With these scripts you don't have to worry about what event is selected or not selected. All that matters is the cursor location and the track selection. This eliminates all sorts of errors that can happen if you accidentally have more than one event selected and press the delete key. Also, since the ripple is handled by the scripts, you don't get the surprises that Vegas' own ripple editing sometimes provides. Finally, after running each script (or pressing the S key), the cursor never moves from the last frame of video. Thus, you are always immediately ready to continue editing from the precise location where you left off, with the next event selected to help guide your eye as to where you are going.

The scripts ensure that everything to the left of the cursor is video you have already seen, and everything to the right of the cursor is video you HAVEN'T yet seen that needs to be scrubbed.

To be a cuts-only editing speed demon, you need to:

1. Develop a rhythm.
2. Minimize your movements (keyboard and/or mouse).
3. Eliminate thinking.

These scripts give you the power to do all three of these things.
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Armadillo Post



Joined: 22 Feb 2006
Posts: 2
Location: Melbourne, Australia

PostPosted: Thu Mar 23, 2006 6:32 am    Post subject: Problem with John Meyer script Reply with quote

I have just used the JHM_Delete_from_cursor_to_event_start.js script, and it work brilliantly. Or so I thought, until I realized that it was ALSO slipping the material inside the following events by the same amount deleted. That is, all following events rippled correctly, had the correct duration, but had been slipped by the deleted duration. The AutoRipple button made no difference. Could this be because I am using Vegas 6d, and the script was written 3 years ago? Any help greatly appreciated.
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Edward Troxel
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Joined: 14 Jul 2004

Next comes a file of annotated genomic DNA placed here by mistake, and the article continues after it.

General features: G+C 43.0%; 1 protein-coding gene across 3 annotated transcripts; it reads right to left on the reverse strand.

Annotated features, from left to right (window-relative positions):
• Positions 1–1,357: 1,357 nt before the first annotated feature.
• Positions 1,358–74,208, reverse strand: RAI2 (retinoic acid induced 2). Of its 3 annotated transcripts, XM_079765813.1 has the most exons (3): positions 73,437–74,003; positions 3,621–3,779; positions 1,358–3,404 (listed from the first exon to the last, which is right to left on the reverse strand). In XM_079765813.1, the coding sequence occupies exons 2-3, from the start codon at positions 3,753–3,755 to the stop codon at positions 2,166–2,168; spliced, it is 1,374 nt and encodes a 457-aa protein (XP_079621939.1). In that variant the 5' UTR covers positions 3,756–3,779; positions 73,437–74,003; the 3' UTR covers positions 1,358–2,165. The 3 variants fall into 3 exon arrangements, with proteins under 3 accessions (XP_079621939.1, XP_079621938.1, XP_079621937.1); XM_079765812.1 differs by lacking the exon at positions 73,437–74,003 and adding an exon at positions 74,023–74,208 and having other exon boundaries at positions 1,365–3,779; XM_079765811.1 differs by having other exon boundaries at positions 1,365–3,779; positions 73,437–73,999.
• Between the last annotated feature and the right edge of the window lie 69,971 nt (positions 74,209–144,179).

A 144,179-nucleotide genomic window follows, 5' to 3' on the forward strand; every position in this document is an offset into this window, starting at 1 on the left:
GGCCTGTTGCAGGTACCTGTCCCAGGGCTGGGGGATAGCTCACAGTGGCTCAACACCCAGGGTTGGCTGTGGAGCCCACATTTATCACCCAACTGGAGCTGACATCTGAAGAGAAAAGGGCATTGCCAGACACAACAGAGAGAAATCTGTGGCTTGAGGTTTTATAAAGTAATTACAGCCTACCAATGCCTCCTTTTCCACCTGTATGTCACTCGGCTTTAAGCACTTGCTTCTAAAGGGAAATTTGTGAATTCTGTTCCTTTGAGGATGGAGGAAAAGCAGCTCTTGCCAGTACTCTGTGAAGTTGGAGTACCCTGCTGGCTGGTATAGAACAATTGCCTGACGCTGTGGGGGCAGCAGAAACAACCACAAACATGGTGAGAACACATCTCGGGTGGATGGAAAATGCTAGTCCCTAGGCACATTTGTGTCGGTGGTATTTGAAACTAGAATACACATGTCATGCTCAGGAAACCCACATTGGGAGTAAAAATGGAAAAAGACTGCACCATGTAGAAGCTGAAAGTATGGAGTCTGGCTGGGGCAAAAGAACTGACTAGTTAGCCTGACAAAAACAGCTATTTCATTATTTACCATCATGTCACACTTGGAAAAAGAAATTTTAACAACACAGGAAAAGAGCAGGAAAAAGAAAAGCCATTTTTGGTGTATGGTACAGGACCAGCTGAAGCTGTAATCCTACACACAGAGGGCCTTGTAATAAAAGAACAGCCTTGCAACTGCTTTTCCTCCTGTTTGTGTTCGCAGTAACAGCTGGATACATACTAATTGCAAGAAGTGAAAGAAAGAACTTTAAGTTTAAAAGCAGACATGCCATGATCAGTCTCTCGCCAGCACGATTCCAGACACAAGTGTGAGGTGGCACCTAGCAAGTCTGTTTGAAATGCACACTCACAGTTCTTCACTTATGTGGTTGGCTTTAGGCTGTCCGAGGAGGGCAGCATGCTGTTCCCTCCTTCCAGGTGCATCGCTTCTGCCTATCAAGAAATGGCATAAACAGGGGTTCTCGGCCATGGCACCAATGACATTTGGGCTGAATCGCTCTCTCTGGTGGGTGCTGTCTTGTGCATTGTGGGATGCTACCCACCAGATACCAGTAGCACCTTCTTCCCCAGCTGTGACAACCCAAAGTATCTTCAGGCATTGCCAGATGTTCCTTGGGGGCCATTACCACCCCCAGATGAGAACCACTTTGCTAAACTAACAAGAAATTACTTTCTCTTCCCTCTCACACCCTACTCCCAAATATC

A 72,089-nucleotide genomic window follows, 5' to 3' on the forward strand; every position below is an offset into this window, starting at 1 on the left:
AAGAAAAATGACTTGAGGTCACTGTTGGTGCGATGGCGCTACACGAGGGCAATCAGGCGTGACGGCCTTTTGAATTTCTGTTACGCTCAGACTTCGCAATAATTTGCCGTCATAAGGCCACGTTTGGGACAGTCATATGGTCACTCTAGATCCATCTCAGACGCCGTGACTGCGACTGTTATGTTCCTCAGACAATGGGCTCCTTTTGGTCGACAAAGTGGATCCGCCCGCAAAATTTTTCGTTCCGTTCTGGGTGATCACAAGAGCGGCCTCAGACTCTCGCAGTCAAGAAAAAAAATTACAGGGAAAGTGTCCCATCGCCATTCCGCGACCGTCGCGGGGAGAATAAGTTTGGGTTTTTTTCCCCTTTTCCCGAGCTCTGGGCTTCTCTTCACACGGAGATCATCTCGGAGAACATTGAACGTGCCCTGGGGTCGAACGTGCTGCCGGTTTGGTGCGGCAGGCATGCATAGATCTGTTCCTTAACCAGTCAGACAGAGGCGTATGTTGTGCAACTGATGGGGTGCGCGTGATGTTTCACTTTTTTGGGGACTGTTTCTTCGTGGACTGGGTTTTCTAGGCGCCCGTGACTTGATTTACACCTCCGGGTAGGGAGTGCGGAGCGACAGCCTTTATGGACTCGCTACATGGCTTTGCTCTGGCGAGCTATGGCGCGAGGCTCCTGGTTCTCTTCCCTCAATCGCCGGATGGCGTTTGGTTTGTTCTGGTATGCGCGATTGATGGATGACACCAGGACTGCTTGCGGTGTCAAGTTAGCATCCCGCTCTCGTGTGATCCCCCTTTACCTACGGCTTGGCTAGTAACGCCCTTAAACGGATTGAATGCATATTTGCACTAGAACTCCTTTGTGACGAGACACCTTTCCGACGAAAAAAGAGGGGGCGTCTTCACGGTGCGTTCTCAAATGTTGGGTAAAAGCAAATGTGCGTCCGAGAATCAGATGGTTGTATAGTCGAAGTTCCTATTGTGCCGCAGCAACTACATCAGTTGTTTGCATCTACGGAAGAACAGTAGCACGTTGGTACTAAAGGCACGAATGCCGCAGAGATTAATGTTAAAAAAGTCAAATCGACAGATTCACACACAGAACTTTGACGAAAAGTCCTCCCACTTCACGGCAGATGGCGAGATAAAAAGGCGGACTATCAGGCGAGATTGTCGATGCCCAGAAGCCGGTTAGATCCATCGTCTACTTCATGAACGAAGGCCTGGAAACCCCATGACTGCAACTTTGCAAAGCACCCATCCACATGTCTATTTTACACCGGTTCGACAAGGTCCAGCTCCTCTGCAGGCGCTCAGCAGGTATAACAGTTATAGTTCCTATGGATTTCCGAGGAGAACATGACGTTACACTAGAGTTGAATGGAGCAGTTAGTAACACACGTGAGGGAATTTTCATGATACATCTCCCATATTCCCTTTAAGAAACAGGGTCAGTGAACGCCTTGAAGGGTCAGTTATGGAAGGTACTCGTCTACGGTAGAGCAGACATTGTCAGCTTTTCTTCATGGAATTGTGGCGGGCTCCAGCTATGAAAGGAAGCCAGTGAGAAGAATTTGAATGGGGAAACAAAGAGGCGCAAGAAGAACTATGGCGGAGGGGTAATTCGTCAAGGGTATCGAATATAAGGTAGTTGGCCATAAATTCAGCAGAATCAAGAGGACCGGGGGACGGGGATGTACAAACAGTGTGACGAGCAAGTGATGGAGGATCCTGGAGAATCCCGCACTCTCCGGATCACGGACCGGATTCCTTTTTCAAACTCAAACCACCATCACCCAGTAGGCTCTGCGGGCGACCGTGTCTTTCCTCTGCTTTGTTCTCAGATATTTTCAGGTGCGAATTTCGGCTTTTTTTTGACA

Posts: 5475

PostPosted: Thu Mar 23, 2006 2:21 pm    Post subject: Reply with quote

Actually... yes it could. Vegas 6 changed some things that I've had to work around in Excalibur. Some older scripts have not been modified with these changes. If you look in the script, this command is used in a couple of places: AdjustStartLength. Unfortunately, the way this command works changed between Vegas 5 and Vegas 6.

You might try commenting out this line (put // in front of it) and see if that helps:

evnt.ActiveTake.Offset = DeleteFrames+evnt.ActiveTake.Offset;
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johnmeyer



Joined: 27 Aug 2004
Posts: 15

PostPosted: Thu Mar 23, 2006 3:41 pm    Post subject: Reply with quote

Yes, they don't work with Vegas 6. I have versions that DO work with Vegas 6. IT'S NOT MY FAULT!! Darn Sony changed things and broke something that was working.

Ed, if you want the new version, let me know how I can get them to you. The change requires several edits, not just to that one line.

[Edit] Ed, I emailed the scripts to you a few minutes ago.
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Edward Troxel
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Joined: 14 Jul 2004
Posts: 5475

PostPosted: Thu Mar 23, 2006 4:06 pm    Post subject: Reply with quote

johnmeyer wrote:
[Edit] Ed, I emailed the scripts to you a few minutes ago.